By BARRY LANK
EAST HOLLYWOOD — This month The Bicycle Kitchen marks its fourth year on Fountain Street, offering tools, parts and floating helpers so cyclists can learn to fix their own bikes.
But the story really begins 16 years ago, when Jimmy Lizama, then a 25-year-old bike messenger, began learning to do his own bicycle repairs in an unoccupied studio of Eco-Village — in the studio’s kitchen, to be exact. As Lizama began sharing his tools and space, Bicycle Kitchen grew quickly, alongside L.A.’s booming bike culture.
They opened their own shop on Heliotrope in 2005, then bought their current building, the former site of a Filipino bakery, in June 2012.
What made you start The Bicycle Kitchen?
First, I will never own a car or any other motor vehicle. Yes, I’m an Angelino through and through. I am 41 and I have a 5 year-old-boy I transport on a cargo bike and other cycle contraptions. My dad rode a bicycle to and from work (Koreatown to Beverly Hills) for 25 years every day!
But when I started to really get going on bicycling back in 1999 or so, there was no real place or bike shop that spoke to you about commuting. It was all mountain biking or road riding, all very privileged and expensive recreational activities. So I grabbed a bicycle repair book and taught myself by trial and error. Mostly error.
I was living at the L.A. Eco Village — and being young and not knowing how to really contribute to that community, I thought bicycles, that’s eco and I know how to work on them. I asked the community if I could convert the kitchen of a disused single unit into a bicycle work shop, and The Bicycle Kitchen was born.
Describe that first studio in Eco-Village, where you started.
The little apartment was dingy, with a nasty off-white carpet that got grungier and grungier as the months went on. It smelled of bike grease, TriFlow, inner tubes, old beer, weed, pizza, whisky, pachouli and all kinds of musk mixed in with the effervescent and all-too-ephemeral scent of some new potential volunteer’s deodorant.
I had outlined the bicycle tools I donated to the project with sharpies so that everyone knew where the tools had to be return to when finished wrenching. What had been white walls soon subsided into the hieroglyphics of greasy paw prints, activist graffiti, informational tagging, beer holding contraptions, etc. It was all very much like art school for those who hadn’t had enough of it the first time, but being called La BiciCocina, there was a definite awareness of social justice despite our revelrous ways.
How quickly did it grow?
Exponentially! The Kitchen grew to have 30 volunteers in four years. It went from every Tuesday night (pizza, beer, bikes) to every night except Friday. By the time we moved out of the Eco Village because we were just beyond capacity.
Apparently, the income at the shop dropped during the 2007/2008 crash, while the number of customers stayed the same, and maybe even increased. Explain how that could happen.
Ridership increased because bicycling became the cheapest form of independent transportation. But with less money, folks could not kick down as much at the Kitchen. So while we got busier and since the place has always been Pay What You Can and no one was turned away for lack of funds, it equalled that we were cash poorer. However, we were rich because the whole point of the Kitchen was to help people get out of their cars and on bicycles: We won!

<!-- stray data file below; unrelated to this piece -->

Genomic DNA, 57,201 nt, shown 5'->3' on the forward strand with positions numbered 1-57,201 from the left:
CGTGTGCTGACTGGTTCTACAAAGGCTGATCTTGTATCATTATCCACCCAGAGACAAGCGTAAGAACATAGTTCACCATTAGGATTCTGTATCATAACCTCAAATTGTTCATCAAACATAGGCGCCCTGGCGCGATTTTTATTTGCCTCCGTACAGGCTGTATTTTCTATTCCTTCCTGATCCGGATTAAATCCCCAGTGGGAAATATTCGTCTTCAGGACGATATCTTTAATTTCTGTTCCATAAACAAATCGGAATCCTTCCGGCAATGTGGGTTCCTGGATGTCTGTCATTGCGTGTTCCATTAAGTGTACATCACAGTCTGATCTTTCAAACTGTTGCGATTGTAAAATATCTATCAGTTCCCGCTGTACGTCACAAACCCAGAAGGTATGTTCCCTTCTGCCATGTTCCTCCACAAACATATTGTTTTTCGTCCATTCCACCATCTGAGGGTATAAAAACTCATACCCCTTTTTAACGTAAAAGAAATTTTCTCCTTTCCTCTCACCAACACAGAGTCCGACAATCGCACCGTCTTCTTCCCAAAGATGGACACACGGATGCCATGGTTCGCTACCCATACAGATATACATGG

Have you seen a rise in bike use throughout L.A. in the last 16 years?
Absolutely. 100,000 people on their bicycles on Venice Boulevard from downtown to Venice Beach for one of the CicLAvias, um, yeah. And there is just more bicycling happening because of the coalition of organizations, shops, individuals, activist communities, and government just realizing that privately owned cars are stupid for humanity and especially for cities and we need to reimagine a better way because this way is going to eat us all alive otherwise.
What’s your current project?
Aside from messengering, I have opened up a small shop space called Relámpago Wheelery, where I build dynamo equipped (electricity generating) wheels that give you enough juice to power your bicycle lighting and charge your cell phone as you cycle along.
Additionally and collaboratively, I am establishing a project called Re:Ciclos (reciclos.org) where we take old steel bicycles that might otherwise end up in landfill. Then we look for disciples to learn how to transform them into cargo bicycles, which have a large carrying capacity (like carrying your kids, your pets, groceries, etc.). They run about $3,000 in bike shops new, but we were able to build a prototype for $8 using almost entirely recycled bicycle materials.
What are some memories of interesting people who come into the shop, or interesting problems that people have brought with them?
The best stories for me were of the volunteers. For example: Not-Goth Bret. He was super helpful, knowledgeable, learned quickly, had a nice demeanor and also had a sort of faint death-rocker feel to him — not in a gloom-and-doom way, but just gothy undertones.
One day, MaBell, who was a pediatrician and a full-fledged punk rock star on her own, was talking about Bret to someone else. “You know Bret. Bret.”
Other volunteer, “Who?”
MaBell, “You know, Goth Bret.”
Other Volunteer, “Oh yeah, Goth Bret. Sure”
Well, Bret got a hold of this information that he was all of a sudden “Goth Bret,” and he made it very clear, maybe at a meeting (all in good fun) that he was Not Goth. From that point forth he was known as Not Goth Bret and remained one of the awesomest cooks the Kitchen ever had.
Barry Lank grew up in the San Gabriel Valley, then went away for a seriously long time. He has worked in TV and radio, and currently helps produce The Final Edition Radio Hour.
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